BRUCE JENNER: who is he?

One of my problems with surfing the net is that I too often slam into Bruce Jenner. And I’m not interested in Bruce Jenner.
The most prominent approach to Jenner “news” is the “how does he look” angle. On the upcoming cover of Vanity Fair, he looks like a photo-shopped human. That’s all I get out of that photo. The cover shot reveals nothing about how he looks. What we see is what he doesn’t look like.
Why do I keep running into stories about him? What are my surfing habits? First, I follow the Golden State Warriors and the Yankees. Next, I follow courtroom stories.  I take a whirl through Huff Post. I read book reviews. Which of my interests has tabbed me as a likely reader of Bruce Jenner stories?  Perhaps it’s merely that he’s everywhere, and his appearance on my screen is a random occurrence.

The second approach to Jenner “news” is to portray what he’s going through as an affront to women and an affront to feminism.   I have trouble believing that Jenner has himself addressed these issues.  Apparently, all Jenner is worried about is that he has what he calls “a woman’s brain.”  What precisely would that be?  Do women think pink thoughts?  Do we solve mathematical problems with our instincts?  Do we cry when we read business reports that concern themselves with housing starts?   Do women write puffy, sentimentalized love stories, leaving the guns and the courtrooms to the big boys?  Of course, these questions ineluctably lead to “What is a man’s brain like?”  Well, Jenner claims he doesn’t have one of those.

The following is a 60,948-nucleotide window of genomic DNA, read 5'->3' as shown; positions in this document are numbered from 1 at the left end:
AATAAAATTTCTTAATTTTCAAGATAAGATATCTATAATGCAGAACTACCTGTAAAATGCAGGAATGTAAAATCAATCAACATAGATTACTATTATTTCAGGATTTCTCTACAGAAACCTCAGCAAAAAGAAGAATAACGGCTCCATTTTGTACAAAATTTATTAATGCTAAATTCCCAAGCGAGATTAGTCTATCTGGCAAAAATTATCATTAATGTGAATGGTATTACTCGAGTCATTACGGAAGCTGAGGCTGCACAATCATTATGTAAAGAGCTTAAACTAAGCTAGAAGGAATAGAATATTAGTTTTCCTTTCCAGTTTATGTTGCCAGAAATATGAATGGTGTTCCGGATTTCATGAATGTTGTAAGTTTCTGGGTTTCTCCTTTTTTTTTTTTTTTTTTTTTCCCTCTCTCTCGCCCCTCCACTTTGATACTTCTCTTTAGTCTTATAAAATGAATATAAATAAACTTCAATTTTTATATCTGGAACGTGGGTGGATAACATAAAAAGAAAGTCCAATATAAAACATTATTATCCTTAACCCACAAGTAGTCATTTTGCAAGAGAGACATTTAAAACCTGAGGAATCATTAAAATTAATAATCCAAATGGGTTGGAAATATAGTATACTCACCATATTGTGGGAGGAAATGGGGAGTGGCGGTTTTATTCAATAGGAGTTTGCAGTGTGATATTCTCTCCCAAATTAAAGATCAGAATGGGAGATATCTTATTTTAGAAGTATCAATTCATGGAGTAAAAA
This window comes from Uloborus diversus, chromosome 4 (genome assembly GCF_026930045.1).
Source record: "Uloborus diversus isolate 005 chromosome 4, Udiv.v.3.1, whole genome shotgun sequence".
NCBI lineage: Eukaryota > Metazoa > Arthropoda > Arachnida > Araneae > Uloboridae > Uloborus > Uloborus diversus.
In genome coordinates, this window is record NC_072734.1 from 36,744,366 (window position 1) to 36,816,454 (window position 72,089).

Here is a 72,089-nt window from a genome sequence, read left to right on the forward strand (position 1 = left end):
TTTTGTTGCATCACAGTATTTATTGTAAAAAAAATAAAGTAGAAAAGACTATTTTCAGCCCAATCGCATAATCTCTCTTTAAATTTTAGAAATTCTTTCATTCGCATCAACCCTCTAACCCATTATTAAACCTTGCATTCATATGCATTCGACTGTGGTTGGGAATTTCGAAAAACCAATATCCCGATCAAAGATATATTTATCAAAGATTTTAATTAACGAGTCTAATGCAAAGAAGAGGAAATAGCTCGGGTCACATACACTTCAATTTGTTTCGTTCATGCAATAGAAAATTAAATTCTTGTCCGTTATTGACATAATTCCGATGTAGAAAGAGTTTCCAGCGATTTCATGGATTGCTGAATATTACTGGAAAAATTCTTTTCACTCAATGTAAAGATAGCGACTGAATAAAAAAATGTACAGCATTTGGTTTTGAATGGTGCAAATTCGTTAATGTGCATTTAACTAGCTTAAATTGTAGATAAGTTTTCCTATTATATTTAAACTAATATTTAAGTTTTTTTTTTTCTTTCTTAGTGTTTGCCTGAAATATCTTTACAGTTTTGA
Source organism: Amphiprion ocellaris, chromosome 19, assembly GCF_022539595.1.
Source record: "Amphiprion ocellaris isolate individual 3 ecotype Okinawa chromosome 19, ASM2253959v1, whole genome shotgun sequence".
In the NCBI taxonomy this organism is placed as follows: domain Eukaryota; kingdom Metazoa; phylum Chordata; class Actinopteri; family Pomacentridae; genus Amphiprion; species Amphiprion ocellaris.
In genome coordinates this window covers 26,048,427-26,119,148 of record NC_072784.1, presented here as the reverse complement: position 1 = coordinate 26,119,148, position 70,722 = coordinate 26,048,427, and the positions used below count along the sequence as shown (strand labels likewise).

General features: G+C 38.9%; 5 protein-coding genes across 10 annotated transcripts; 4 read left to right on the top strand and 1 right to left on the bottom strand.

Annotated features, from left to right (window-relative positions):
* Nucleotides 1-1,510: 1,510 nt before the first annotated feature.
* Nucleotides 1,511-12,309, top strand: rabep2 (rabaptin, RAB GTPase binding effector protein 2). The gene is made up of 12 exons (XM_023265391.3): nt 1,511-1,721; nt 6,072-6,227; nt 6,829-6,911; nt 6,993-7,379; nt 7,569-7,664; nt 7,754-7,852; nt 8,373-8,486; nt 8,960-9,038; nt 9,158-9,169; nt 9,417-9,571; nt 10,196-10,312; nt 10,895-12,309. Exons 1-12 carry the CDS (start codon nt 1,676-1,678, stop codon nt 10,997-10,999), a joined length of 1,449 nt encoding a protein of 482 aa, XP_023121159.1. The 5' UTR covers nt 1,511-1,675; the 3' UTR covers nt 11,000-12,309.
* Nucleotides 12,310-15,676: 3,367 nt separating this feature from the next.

Another approach to a Bruce Jenner piece is the “is this a sports story” question.   Maybe it used to be, during the Olympic Gold Medal days.  But now?

I don’t see the appeal in all these stories and photos.  Not even when they involve all the Kardashians and their enormous butts.  (It will maybe be intriguing to see what sort of butt Jenner chooses from the catalog.)

Jenner’s sexual choices, even one so out-sized as a total switch in gender, are, I feel, none of my business.  And I am puzzled that news outlets think they are.

Please, newsers, keep Jenner’s experiences on the Oprah couch.  Until you can find an approach that tells us the human story of this unhappy man (or woman).

THAT would interest me.  For now, though, the story seems trapped by photo-shopped images, Kardashian rears, and promotions for Jenner’s upcoming reality show.   The paradox is that a trapped story is free to make the rounds everywhere, and none of it is especially enlightening or emotionally true.




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